The Zuni people believed the stone was once a giant named Lo Ikwithltchunona, that is, the Cloud-Swallower. To quote my story, "this giant had once roamed New Mexico, drinking of the clouds that drifted about his head and killing all men he came across. But the gods had grown weary of him and defeated him, tossing him over a cliff where his body turned to stone. Now the clouds dropped rain as the gods pleased."

That wonderful find led to learning about the Zuni's rain dances and native language. Their rich culture lent a backdrop to my story that was so much more wonderful than it would have been if I'd done no research and wrote only the simple story of a Christian missionary praying for no rain.

On the other hand, I've had times when research made me realize my premise was completely implausible. But I've learned even that can be used to my advantage. Indeed, when researching my current novel Reaching Sky I discovered a law was quite different than I'd thought. Instead of completely revamping the story, I let the main character have the same misconception I had--until almost the end of the book where a twist reveals the truth. I think it's strengthened the story and made it more realistic, without a tied up with a bow ending.

Another thing I've learned about research is that many busy professionals are much more willing to take time to answer my research questions than I ever would have expected. Certainly I've sent out some letters that were never answered, but I've been very surprised and pleased at some that were answered.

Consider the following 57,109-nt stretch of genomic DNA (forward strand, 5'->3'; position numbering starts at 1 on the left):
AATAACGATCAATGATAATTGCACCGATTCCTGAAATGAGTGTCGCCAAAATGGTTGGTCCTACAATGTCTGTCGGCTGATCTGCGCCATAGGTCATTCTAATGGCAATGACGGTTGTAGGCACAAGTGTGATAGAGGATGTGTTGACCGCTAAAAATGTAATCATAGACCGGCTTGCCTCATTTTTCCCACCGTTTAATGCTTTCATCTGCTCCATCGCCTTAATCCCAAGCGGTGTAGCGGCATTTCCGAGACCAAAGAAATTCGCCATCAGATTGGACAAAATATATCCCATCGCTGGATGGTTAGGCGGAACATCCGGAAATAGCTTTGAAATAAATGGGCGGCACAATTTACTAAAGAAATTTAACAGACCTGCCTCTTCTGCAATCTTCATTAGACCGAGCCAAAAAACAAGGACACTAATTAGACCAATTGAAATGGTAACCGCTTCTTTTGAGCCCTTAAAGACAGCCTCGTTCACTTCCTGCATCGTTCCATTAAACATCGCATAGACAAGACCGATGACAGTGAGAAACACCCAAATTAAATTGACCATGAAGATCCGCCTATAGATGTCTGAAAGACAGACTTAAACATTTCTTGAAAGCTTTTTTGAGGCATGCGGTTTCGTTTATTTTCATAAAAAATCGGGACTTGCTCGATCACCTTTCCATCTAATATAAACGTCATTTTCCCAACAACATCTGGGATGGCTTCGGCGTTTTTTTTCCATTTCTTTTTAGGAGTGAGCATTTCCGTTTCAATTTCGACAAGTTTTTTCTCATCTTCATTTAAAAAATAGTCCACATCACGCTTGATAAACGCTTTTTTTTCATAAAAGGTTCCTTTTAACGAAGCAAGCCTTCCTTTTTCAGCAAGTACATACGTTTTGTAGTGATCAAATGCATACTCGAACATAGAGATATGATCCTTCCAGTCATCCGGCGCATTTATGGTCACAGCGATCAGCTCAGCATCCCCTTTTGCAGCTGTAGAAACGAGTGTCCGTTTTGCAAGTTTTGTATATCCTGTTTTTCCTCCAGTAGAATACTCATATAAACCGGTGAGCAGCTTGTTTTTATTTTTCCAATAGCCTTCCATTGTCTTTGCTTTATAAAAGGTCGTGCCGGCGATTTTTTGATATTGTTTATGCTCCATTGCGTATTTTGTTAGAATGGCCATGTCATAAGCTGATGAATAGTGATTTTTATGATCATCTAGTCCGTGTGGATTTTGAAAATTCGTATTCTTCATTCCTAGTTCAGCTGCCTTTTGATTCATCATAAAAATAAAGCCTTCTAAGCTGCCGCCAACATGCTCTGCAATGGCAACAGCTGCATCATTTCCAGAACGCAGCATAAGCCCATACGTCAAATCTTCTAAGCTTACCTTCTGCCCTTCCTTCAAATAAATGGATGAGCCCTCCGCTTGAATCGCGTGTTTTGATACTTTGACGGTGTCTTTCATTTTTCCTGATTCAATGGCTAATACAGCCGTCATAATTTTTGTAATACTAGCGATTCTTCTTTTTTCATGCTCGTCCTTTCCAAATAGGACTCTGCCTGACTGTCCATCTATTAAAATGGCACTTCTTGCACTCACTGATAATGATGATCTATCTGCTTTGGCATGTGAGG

When researching that same novel, I filled out one of those automated online contact forms on the Washington State's Child Administration page (social services/foster care). I doubted I'd get any answer at all but within a few days I not only got an answer but was given the direct phone number to the woman in charge of the whole administration. She answered the call and spent thirty minutes talking to me, answering questions and giving a wealth of information I hadn't even known to ask for.

Likewise, while writing a historical fiction novella set during WWII in Ravensbruk, a women's concentration camp, I emailed a historian who'd authored of one of the books I was using for research. I asked if she'd be willing to read my rough draft to check for accuracy. She agreed and followed through, giving me feedback on my story.

So don't be afraid to go directly to the source by approaching professionals to ask for research help. Here's a sample of what a letter like that might look like. Note that I didn't just ask for help for myself, but mentioned how it might be beneficial to them, as well.

Dear Sir,
I am an author working on a novel about two foster children. Is there someone in your office who would be willing to take a few minutes to answer some questions about the foster care system in Washington? I would like to ensure the basic facts about the system and the way the children are handled in the book are true-to life. I can communicate through email or telephone, whichever is more convenient. I think the conversation would be of value to the Washington CPS department to help make sure the organization is portrayed accurately to the public, as well as being a help to me.
Thank you for your time,
Amy Michelle Wiley

Now I'm on to researching the next book I plan to write, Voices of the Dark, which is a little more intensive than for the last book. I've already been in contact with someone and gotten some of my initial questions answered, just in time to be able to revise my main character's role accordingly.

Have fun with your own research and as always, check out more "R" posts in the "From A 2 Z 4 U & Me" meme at and feel free to jump in with an "R" post of your own.

Monday, September 12, 2011

A 2 Z: Queen of the Universe! Or not....